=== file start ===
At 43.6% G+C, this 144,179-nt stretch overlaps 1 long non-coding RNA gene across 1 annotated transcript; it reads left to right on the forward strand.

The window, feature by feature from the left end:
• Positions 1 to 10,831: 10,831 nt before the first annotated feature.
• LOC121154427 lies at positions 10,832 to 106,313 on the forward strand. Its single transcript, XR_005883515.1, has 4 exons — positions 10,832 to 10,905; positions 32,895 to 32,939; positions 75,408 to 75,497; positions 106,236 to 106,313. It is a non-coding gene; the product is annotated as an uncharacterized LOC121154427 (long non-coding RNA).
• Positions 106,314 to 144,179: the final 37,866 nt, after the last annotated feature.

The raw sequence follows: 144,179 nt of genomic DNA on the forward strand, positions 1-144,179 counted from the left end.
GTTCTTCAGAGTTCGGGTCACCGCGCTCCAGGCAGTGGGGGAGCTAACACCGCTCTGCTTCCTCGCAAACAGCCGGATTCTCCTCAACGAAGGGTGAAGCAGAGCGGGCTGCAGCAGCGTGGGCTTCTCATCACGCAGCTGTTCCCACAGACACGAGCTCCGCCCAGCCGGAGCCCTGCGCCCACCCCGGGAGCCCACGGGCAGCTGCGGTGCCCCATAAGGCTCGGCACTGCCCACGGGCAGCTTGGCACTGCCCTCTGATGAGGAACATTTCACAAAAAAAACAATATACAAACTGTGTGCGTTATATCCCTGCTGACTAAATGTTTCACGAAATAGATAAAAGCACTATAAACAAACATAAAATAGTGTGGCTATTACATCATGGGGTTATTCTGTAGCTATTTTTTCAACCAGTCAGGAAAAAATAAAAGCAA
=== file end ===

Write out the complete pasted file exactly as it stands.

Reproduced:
At 43.6% G+C, this 144,179-nt stretch overlaps 1 long non-coding RNA gene across 1 annotated transcript; it reads left to right on the forward strand.

The window, feature by feature from the left end:
• Positions 1 to 10,831: 10,831 nt before the first annotated feature.
• LOC121154427 lies at positions 10,832 to 106,313 on the forward strand. Its single transcript, XR_005883515.1, has 4 exons — positions 10,832 to 10,905; positions 32,895 to 32,939; positions 75,408 to 75,497; positions 106,236 to 106,313. It is a non-coding gene; the product is annotated as an uncharacterized LOC121154427 (long non-coding RNA).
• Positions 106,314 to 144,179: the final 37,866 nt, after the last annotated feature.

The raw sequence follows: 144,179 nt of genomic DNA on the forward strand, positions 1-144,179 counted from the left end.
GTTCTTCAGAGTTCGGGTCACCGCGCTCCAGGCAGTGGGGGAGCTAACACCGCTCTGCTTCCTCGCAAACAGCCGGATTCTCCTCAACGAAGGGTGAAGCAGAGCGGGCTGCAGCAGCGTGGGCTTCTCATCACGCAGCTGTTCCCACAGACACGAGCTCCGCCCAGCCGGAGCCCTGCGCCCACCCCGGGAGCCCACGGGCAGCTGCGGTGCCCCATAAGGCTCGGCACTGCCCACGGGCAGCTTGGCACTGCCCTCTGATGAGGAACATTTCACAAAAAAAACAATATACAAACTGTGTGCGTTATATCCCTGCTGACTAAATGTTTCACGAAATAGATAAAAGCACTATAAACAAACATAAAATAGTGTGGCTATTACATCATGGGGTTATTCTGTAGCTATTTTTTCAACCAGTCAGGAAAAAATAAAAGCAA